Tuesday, May 22, 2018

"Bit growth": Why Samsung and SK Hynix will invest $42 billion in semiconductors

As reported by The Korea Times, Samsung Electronics and SK Hynix will invest approximately $42 billion USD to enhance their semiconductor manufacturing facilities, mostly in Korea.  Semiconductors are perhaps THE core technology of the digital network era, and were targeted in the 1981 Long Term Plan to Foster the Electronics Sector in the form of the 4MB DRAM project.  Once Korea competitively entered the global semiconductor market, it never looked back.  Today, Samsung Electronics and SK Hynix are dominant players in the global market for both DRAM and NAND memory chips, as shown in this 2016 report by McKinsey.  As noted in that report, "Memory bit capacity is determined by two factors: capacity for memory wafers worldwide and the number of bits per wafer."   The industry has adopted the term "bit growth" to describe this phenomenon.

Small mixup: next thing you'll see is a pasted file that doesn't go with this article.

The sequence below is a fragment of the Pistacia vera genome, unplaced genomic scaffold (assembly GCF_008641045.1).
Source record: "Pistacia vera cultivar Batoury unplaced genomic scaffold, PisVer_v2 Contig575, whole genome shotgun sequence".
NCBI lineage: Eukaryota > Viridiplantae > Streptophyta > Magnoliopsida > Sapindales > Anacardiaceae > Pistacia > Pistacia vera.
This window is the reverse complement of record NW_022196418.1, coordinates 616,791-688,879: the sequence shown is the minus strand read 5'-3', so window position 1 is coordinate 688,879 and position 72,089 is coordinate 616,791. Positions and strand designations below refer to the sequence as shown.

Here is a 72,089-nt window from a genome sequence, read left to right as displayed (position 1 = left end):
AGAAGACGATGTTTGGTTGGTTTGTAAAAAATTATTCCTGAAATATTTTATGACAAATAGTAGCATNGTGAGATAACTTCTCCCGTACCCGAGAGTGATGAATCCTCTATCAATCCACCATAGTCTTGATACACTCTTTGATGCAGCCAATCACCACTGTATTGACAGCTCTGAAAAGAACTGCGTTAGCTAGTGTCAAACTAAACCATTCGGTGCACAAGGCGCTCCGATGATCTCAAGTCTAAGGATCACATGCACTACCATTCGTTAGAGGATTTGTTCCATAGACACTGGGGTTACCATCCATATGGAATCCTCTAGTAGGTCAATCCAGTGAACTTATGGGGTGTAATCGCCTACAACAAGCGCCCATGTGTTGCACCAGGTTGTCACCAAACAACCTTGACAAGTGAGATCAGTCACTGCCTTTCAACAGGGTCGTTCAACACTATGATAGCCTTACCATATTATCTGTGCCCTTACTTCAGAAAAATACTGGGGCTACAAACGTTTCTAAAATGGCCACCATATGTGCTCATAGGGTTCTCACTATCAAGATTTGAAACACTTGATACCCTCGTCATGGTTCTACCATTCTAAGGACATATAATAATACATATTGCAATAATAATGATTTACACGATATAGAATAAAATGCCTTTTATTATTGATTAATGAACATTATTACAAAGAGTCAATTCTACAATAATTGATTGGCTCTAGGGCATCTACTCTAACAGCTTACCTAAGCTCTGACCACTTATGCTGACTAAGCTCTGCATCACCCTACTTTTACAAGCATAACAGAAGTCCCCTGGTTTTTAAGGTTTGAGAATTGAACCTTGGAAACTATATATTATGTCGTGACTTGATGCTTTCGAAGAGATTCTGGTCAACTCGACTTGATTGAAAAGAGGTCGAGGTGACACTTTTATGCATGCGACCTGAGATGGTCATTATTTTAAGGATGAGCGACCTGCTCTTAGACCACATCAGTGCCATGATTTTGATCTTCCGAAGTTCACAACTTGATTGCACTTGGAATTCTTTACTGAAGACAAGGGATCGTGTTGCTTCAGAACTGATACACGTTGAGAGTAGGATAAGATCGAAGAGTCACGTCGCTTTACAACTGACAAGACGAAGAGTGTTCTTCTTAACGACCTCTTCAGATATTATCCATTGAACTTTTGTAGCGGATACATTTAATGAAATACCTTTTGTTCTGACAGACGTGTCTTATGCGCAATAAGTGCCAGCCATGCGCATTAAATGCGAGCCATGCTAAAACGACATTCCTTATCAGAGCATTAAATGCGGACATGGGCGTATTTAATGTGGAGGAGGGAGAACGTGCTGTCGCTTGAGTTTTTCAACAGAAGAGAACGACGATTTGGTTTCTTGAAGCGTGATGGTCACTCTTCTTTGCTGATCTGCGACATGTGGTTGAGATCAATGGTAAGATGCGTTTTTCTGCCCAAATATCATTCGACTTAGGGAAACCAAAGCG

For me personally, this brings back memories of a graduate seminar taught by Professor Edwin B. Parker at Stanford University in the late 1970s, where he explained Moore's Law in simple terms.   As Ed told us, the cost of storing one bit of information keeps decreasing as the capacity of semiconductors increases.   Today I understand more fully that "bit growth" means exponential increases in the human ability to store, compute and communicate digital information.  This phenomenon is at the heart of the digital revolution and is well understood by Korea's industry, government and academic leaders.  There is risk involved because semiconductors are now a commodity and subject to huge cyclical swings.  However, it appears that Korean leaders may once again be making a prudent investment in the digital future.

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